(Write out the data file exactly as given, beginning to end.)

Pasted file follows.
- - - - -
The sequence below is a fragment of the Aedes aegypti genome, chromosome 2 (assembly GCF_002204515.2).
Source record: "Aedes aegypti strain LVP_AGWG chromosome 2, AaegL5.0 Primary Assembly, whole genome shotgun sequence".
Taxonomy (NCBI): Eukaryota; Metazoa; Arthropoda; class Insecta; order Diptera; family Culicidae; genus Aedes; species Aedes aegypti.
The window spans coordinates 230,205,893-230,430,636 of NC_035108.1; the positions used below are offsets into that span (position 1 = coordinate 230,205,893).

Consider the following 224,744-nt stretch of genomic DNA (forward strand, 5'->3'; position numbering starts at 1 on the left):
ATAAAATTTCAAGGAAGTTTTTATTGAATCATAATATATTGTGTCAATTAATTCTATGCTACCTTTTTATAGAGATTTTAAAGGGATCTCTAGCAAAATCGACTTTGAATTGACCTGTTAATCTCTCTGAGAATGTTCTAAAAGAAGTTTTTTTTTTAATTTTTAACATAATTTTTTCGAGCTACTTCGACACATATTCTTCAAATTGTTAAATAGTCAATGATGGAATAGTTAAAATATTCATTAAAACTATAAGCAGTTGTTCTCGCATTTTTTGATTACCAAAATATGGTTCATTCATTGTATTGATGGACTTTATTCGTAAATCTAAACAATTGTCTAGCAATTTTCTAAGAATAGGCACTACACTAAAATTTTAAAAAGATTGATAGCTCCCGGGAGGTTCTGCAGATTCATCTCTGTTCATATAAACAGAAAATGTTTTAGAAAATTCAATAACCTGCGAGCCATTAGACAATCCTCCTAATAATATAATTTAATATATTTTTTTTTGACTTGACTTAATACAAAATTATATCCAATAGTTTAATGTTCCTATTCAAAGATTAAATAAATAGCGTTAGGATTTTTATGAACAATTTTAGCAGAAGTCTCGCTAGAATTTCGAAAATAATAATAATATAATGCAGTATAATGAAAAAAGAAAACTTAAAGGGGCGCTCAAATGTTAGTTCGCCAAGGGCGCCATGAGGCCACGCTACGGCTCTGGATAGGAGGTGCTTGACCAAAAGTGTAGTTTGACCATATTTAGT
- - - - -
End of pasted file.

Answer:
The sequence below is a fragment of the Aedes aegypti genome, chromosome 2 (assembly GCF_002204515.2).
Source record: "Aedes aegypti strain LVP_AGWG chromosome 2, AaegL5.0 Primary Assembly, whole genome shotgun sequence".
Taxonomy (NCBI): Eukaryota; Metazoa; Arthropoda; class Insecta; order Diptera; family Culicidae; genus Aedes; species Aedes aegypti.
The window spans coordinates 230,205,893-230,430,636 of NC_035108.1; the positions used below are offsets into that span (position 1 = coordinate 230,205,893).

Consider the following 224,744-nt stretch of genomic DNA (forward strand, 5'->3'; position numbering starts at 1 on the left):
ATAAAATTTCAAGGAAGTTTTTATTGAATCATAATATATTGTGTCAATTAATTCTATGCTACCTTTTTATAGAGATTTTAAAGGGATCTCTAGCAAAATCGACTTTGAATTGACCTGTTAATCTCTCTGAGAATGTTCTAAAAGAAGTTTTTTTTTTAATTTTTAACATAATTTTTTCGAGCTACTTCGACACATATTCTTCAAATTGTTAAATAGTCAATGATGGAATAGTTAAAATATTCATTAAAACTATAAGCAGTTGTTCTCGCATTTTTTGATTACCAAAATATGGTTCATTCATTGTATTGATGGACTTTATTCGTAAATCTAAACAATTGTCTAGCAATTTTCTAAGAATAGGCACTACACTAAAATTTTAAAAAGATTGATAGCTCCCGGGAGGTTCTGCAGATTCATCTCTGTTCATATAAACAGAAAATGTTTTAGAAAATTCAATAACCTGCGAGCCATTAGACAATCCTCCTAATAATATAATTTAATATATTTTTTTTTGACTTGACTTAATACAAAATTATATCCAATAGTTTAATGTTCCTATTCAAAGATTAAATAAATAGCGTTAGGATTTTTATGAACAATTTTAGCAGAAGTCTCGCTAGAATTTCGAAAATAATAATAATATAATGCAGTATAATGAAAAAAGAAAACTTAAAGGGGCGCTCAAATGTTAGTTCGCCAAGGGCGCCATGAGGCCACGCTACGGCTCTGGATAGGAGGTGCTTGACCAAAAGTGTAGTTTGACCATATTTAGT